van der Goes, alongside the somewhat younger Hieronymus
Bosch, is the most important Netherlandish painter of the second half
of the 15th century. Little is known about his life, and his artistic origins
are also unclear. Records from 1480 state him as being born in Ghent. Since
he was granted the title of master painter in Ghent in 1467, he must have
been born around 1440-1445. As early as 1477, he gave up his workshop and
became a lay brother at the Red Monastery near Brussels, where he died
in 1482 after a severe mental illness.
Hugo van der Goes
Portinari Altar (1476-78) is his only authenticated surviving
work, around which others can nevertheless be grouped with some certainty:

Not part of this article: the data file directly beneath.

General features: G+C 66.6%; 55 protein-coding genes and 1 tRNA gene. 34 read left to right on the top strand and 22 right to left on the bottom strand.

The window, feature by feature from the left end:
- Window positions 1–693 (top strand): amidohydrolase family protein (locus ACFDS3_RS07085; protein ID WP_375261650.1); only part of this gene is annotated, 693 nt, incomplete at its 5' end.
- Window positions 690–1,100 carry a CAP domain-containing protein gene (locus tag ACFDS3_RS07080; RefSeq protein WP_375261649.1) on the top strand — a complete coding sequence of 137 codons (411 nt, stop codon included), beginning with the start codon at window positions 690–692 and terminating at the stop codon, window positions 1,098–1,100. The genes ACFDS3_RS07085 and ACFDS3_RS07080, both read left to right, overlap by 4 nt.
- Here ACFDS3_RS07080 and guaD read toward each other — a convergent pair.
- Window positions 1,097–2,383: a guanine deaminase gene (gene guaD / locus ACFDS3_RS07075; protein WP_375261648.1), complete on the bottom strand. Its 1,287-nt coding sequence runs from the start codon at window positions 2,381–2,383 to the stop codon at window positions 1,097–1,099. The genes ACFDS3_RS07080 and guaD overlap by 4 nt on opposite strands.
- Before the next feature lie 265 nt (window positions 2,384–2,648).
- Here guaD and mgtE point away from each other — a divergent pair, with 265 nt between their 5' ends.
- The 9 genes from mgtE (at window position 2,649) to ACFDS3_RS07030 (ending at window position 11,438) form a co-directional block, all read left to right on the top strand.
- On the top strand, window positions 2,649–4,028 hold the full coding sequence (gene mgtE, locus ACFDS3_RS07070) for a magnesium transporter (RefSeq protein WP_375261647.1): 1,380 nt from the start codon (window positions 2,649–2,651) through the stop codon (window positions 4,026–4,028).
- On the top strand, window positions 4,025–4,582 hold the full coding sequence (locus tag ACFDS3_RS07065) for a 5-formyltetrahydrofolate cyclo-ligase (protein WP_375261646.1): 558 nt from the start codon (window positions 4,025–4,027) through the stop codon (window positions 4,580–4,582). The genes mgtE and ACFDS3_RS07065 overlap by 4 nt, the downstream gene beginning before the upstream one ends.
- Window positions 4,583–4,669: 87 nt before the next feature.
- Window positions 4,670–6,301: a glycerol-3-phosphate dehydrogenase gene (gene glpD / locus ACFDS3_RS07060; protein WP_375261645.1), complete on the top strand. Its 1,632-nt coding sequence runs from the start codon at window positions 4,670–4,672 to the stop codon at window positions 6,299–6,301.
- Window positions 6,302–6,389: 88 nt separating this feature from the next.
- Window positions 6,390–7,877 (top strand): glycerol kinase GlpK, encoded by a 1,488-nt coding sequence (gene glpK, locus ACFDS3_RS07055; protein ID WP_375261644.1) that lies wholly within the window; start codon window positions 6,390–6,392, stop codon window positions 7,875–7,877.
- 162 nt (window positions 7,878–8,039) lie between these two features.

The Fall of Adam,
one of his earliest surviving works, and several others. Hugo van der Goes
occupies a unique position in painting history because of his insight into
character and class and through his intensely observant, almost surreal,
rendering of nature and space. Hugo’s Portinari Altar, which was erected
in Florence in 1478, exercised a revolutionary influence upon Florentine
painting; it was felt by many of the Florence painters and is reflected
in particular in the works of Ghirlandaio,
Lippi, and Leonardo da Vinci.
Hugo van der Goes. by V. Denis. Berlin. 1964.
Hugo van der Goes. by M. Domscheit. Dresden. 1976.